Twitter's Controversial Algorithm Changes: What They Mean for Your BusinessTwitter Vs. Facebook: Which One Is Better for Promoting Your Brand?3 Free Twitter Tools PR Pros Can't Live WithoutSocially Stephanie: Social Media for the Automotive Industry
Technology & Data
New IBM Study Reveals 3 Key Characteristics of the Most Successful CompaniesTalking Strategy and Data with Shannon Lee of Precision StrategiesHarnessing Mobile Users: The Power of Big Data in Social AppsMinority Report: Confronting Privacy Issues in Big Data Gathering
- Tech & Innovation
- marketing automation
- Social Tools
Social Change Agent Survey: Passion, Skill Set, and Persistence Lead to Career Growth Over the Long Haul5 Ways to Stay Ahead of the Social Business Curve at The Social Shake-UpA Refreshing Look at the Social CEO [INFOGRAPHIC]The Viral Nature of Management
- Small Business
- Social Organization
Recap from the First-Ever Employee Advocacy SummitFormer IBM Senior Advisors Launch Brands Rising to Build Employee Advocacy ProgramsPerformance and Risk Management Through Social Media TrainingEmployee Advocacy Summit: Advocate Stories from the Field
- Customer Service
Join us September 15th in Atlanta for The Employee Advocacy Summit and learn how to unleash the power of your employees.
Post your event here and we'll share it with our community. If one of our members is featured, we'll promote as well on their profile.
- Marketplace & Webinars
The SMT Marketplace
Your resource for exclusive content and insights from Social Media Today, and opportunities to reach our community of professionals.
The Social Business Book Club brings you books, discussions, and insights from today's to business thought leaders.
Join interactive talks and and panel discussions with leading thinkers and practitioners on social media and networked business, or browse the catalogue of recorded sessions - all completely free.
Reach Social Media Today's community of marketing and communications professionals in an editor-approved context with a native advertising package.
Why I Follow Whole Foods
Posted on May 7th 2012
Brands are all over social media, but not all of them are doing it right. Simply liking a brand in real life doesn’t necessarily mean that customers will “like” it on Facebook. There are certain criteria that lead people to follow a brand, not least of all the answer to the question, “What’s in it for me?” If spam is the answer, they’ll quickly unfollow.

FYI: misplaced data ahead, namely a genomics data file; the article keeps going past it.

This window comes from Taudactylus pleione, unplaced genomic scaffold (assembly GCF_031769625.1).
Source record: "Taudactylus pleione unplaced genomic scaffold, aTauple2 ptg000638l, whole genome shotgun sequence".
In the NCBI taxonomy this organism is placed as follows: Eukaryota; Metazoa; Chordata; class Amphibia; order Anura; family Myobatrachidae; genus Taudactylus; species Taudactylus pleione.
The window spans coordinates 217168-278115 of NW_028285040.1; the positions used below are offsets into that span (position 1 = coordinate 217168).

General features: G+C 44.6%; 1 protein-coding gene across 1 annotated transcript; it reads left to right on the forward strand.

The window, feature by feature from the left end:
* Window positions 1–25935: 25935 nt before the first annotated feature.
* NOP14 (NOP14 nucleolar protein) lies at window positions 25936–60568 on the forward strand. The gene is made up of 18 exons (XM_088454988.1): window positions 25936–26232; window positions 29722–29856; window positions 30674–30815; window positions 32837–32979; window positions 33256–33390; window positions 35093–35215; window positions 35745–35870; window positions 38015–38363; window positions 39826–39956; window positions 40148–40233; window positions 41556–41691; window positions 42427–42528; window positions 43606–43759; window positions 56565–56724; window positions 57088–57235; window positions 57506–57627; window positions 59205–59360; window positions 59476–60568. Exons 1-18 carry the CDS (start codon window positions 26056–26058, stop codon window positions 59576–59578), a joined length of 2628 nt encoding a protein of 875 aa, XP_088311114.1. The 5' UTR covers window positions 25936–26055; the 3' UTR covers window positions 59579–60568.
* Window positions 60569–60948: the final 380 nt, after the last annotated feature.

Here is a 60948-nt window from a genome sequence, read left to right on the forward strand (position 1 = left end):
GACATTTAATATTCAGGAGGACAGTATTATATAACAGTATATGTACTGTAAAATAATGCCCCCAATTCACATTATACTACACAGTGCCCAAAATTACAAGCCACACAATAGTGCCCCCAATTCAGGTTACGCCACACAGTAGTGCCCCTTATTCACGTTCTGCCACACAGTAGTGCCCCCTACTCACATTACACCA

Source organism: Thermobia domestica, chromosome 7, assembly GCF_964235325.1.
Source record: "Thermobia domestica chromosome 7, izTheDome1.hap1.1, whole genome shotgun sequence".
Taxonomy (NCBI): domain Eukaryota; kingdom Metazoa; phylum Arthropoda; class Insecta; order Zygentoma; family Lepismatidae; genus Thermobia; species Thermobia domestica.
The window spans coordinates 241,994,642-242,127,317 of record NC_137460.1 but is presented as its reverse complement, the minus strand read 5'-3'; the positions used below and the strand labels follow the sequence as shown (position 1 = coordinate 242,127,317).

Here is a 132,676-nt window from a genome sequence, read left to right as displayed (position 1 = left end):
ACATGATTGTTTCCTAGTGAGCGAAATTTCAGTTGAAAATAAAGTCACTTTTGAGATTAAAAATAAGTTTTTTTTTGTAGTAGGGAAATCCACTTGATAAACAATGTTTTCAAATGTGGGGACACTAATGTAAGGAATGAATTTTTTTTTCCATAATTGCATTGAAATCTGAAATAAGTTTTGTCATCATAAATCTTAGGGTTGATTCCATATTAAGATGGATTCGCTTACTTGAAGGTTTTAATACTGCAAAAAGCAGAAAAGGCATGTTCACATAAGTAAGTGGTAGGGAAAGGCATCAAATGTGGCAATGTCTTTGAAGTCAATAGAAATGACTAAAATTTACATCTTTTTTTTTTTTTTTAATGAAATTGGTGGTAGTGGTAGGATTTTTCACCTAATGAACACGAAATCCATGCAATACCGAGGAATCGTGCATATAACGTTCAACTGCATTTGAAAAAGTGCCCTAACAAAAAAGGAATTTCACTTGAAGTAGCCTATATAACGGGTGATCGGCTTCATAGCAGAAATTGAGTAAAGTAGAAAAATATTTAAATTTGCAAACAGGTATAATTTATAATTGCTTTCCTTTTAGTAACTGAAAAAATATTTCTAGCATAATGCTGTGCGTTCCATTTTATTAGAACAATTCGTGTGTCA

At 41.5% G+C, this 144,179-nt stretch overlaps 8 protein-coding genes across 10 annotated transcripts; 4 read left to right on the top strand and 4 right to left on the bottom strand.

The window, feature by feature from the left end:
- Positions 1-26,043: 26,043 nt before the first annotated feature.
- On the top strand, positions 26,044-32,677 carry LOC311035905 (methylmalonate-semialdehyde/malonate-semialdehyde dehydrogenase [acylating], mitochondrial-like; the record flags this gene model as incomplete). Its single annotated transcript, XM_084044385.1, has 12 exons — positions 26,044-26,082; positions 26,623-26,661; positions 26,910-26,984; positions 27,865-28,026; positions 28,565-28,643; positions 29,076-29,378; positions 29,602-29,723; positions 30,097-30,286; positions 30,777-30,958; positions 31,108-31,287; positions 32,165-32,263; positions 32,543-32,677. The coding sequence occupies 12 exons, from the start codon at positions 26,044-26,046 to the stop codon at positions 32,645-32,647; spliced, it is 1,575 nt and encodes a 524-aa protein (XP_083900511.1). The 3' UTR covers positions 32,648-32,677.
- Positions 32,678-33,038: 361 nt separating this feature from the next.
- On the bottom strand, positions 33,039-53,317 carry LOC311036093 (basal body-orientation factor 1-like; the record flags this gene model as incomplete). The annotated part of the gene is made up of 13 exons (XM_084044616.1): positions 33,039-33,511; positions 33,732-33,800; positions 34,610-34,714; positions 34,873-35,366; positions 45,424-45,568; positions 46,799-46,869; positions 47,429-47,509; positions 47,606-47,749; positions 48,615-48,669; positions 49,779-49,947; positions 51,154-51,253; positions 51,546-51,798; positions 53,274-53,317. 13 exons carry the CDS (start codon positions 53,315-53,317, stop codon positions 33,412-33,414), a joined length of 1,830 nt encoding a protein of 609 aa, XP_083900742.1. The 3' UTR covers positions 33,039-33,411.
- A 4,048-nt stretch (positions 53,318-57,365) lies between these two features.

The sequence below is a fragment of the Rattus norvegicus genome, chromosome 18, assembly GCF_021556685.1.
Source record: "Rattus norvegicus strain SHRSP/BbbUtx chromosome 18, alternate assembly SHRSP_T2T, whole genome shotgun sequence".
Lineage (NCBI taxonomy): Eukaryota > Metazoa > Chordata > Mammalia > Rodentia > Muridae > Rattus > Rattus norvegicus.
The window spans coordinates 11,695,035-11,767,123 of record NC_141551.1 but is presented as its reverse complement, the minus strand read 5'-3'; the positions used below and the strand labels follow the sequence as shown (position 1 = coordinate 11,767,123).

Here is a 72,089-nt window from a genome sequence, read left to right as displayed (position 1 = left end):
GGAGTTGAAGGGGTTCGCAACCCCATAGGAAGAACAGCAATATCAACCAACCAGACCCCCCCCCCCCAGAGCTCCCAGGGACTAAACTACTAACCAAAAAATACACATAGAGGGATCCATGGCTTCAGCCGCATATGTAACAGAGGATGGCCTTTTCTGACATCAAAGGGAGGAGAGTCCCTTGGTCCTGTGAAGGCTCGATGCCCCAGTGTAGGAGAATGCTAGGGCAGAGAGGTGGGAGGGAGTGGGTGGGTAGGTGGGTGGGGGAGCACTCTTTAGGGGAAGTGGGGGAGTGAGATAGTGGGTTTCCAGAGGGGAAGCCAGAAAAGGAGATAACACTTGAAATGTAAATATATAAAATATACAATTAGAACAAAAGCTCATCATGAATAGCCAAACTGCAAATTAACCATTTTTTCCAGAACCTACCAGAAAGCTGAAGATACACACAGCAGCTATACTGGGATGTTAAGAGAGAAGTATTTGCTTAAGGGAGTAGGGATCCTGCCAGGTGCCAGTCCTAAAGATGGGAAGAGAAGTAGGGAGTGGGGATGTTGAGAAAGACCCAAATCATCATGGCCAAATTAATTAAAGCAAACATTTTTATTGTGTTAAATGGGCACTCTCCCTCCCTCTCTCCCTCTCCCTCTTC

Whole Foods is one of those brands that are doing it right. So right, in fact, that social media experts often use the health market’s strategy as a benchmark in social media marketing. Even I’m following Whole Foods. Here’s why:
Sales! Coupons! Events!
Truth be told: I don’t even shop at Whole Foods on a regular basis. I usually only shop there when in need of an ingredient that I can’t find anywhere else and when there’s a big sale, which I hear about through Whole Foods’ Twitter and Facebook accounts. When Twitter told me about the sale on organic strawberries, I was there – right after I retweeted the message to all of my own followers and then called my sister to let her know. Then, I bought two pounds of strawberries, in addition to eggs, ham shanks and a six-pack of beer.
Whole Foods is great at getting its followers into stores by letting them know about big sales and events. People follow brands on social media sites to be in-the-know, and to receive deals and discounts that they wouldn’t otherwise have access to.
Real Customer Service
Being able to connect with customers through social media provides a huge opportunity to improve customer service. Not only does Whole Foods have social media accounts for its headquarters in Austin, but it also has Twitter and Facebook accounts for each of its local stores, as well as for its different departments such as specialty wine and cheese. These local accounts allow Whole Foods to take a more targeted marketing approach, reaching out to local customers and answering specific questions.
Holy crap. @WholeFoods charged me for 23 lemons when I only bought 2. $18 extra on my bill!!— Toya(@TheLimerickLane) May 6, 2012
@WholeFoods Yep. They were great!!!— Toya(@TheLimerickLane) May 7, 2012
Keeping Customers Educated and Aware
When you take a look at the Whole Foods Twitter page, it isn’t just a long stream of links to sales and products. In between the @replies to individual followers’ questions, there are links to healthy recipes, articles about sustainable food, retweets from food bloggers. On Pinterest, the market’s boards include pins for recipes, kitchens, garden tips, sustainable living, books, wines, vegan lifestyles and more. The Whole Foods blog, The Whole Story, keeps customers interested and updated on current food industry news. These efforts help to build on the market’s brand of a healthy, sustainable lifestyle.
Social media offers a great way to expand upon a company’s message; for example, a Lombard dentist specializing in cosmetic dentistry might use his blog to discuss the benefits of dental implants, while a safety gloves manufacturer could share the benefits of fingerless knit gloves.
What brands do you follow on Facebook, Twitter and Pinterest – and why?